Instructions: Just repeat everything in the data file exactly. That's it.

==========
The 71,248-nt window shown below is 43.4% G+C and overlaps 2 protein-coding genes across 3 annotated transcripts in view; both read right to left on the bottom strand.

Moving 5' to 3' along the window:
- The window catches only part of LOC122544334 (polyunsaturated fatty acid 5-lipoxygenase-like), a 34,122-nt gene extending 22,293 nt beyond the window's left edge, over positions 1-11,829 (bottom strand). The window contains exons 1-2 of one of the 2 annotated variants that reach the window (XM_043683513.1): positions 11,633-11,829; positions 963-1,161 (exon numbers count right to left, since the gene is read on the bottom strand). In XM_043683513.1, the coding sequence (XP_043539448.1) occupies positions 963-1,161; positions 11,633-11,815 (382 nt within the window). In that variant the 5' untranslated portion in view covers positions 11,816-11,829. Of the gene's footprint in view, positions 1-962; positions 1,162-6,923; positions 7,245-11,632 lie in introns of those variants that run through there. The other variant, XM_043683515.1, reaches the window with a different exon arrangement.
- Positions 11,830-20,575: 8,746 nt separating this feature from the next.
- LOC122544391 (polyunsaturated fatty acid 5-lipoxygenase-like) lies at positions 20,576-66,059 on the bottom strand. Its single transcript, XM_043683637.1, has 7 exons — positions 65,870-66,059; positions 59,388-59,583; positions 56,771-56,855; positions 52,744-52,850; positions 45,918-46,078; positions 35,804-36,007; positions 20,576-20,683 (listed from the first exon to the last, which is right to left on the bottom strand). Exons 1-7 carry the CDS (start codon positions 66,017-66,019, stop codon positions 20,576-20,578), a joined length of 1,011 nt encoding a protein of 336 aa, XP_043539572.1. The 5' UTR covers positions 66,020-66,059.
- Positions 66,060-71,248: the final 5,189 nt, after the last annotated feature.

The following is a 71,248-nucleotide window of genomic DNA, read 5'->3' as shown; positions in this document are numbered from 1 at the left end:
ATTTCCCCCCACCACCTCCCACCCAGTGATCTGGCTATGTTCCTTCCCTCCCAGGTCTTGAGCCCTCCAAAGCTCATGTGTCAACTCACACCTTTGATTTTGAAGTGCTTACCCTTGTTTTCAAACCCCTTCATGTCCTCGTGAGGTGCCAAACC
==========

The 71,248-nt window shown below is 43.4% G+C and overlaps 2 protein-coding genes across 3 annotated transcripts in view; both read right to left on the bottom strand.

Moving 5' to 3' along the window:
- The window catches only part of LOC122544334 (polyunsaturated fatty acid 5-lipoxygenase-like), a 34,122-nt gene extending 22,293 nt beyond the window's left edge, over positions 1-11,829 (bottom strand). The window contains exons 1-2 of one of the 2 annotated variants that reach the window (XM_043683513.1): positions 11,633-11,829; positions 963-1,161 (exon numbers count right to left, since the gene is read on the bottom strand). In XM_043683513.1, the coding sequence (XP_043539448.1) occupies positions 963-1,161; positions 11,633-11,815 (382 nt within the window). In that variant the 5' untranslated portion in view covers positions 11,816-11,829. Of the gene's footprint in view, positions 1-962; positions 1,162-6,923; positions 7,245-11,632 lie in introns of those variants that run through there. The other variant, XM_043683515.1, reaches the window with a different exon arrangement.
- Positions 11,830-20,575: 8,746 nt separating this feature from the next.
- LOC122544391 (polyunsaturated fatty acid 5-lipoxygenase-like) lies at positions 20,576-66,059 on the bottom strand. Its single transcript, XM_043683637.1, has 7 exons — positions 65,870-66,059; positions 59,388-59,583; positions 56,771-56,855; positions 52,744-52,850; positions 45,918-46,078; positions 35,804-36,007; positions 20,576-20,683 (listed from the first exon to the last, which is right to left on the bottom strand). Exons 1-7 carry the CDS (start codon positions 66,017-66,019, stop codon positions 20,576-20,578), a joined length of 1,011 nt encoding a protein of 336 aa, XP_043539572.1. The 5' UTR covers positions 66,020-66,059.
- Positions 66,060-71,248: the final 5,189 nt, after the last annotated feature.

The following is a 71,248-nucleotide window of genomic DNA, read 5'->3' as shown; positions in this document are numbered from 1 at the left end:
ATTTCCCCCCACCACCTCCCACCCAGTGATCTGGCTATGTTCCTTCCCTCCCAGGTCTTGAGCCCTCCAAAGCTCATGTGTCAACTCACACCTTTGATTTTGAAGTGCTTACCCTTGTTTTCAAACCCCTTCATGTCCTCGTGAGGTGCCAAACC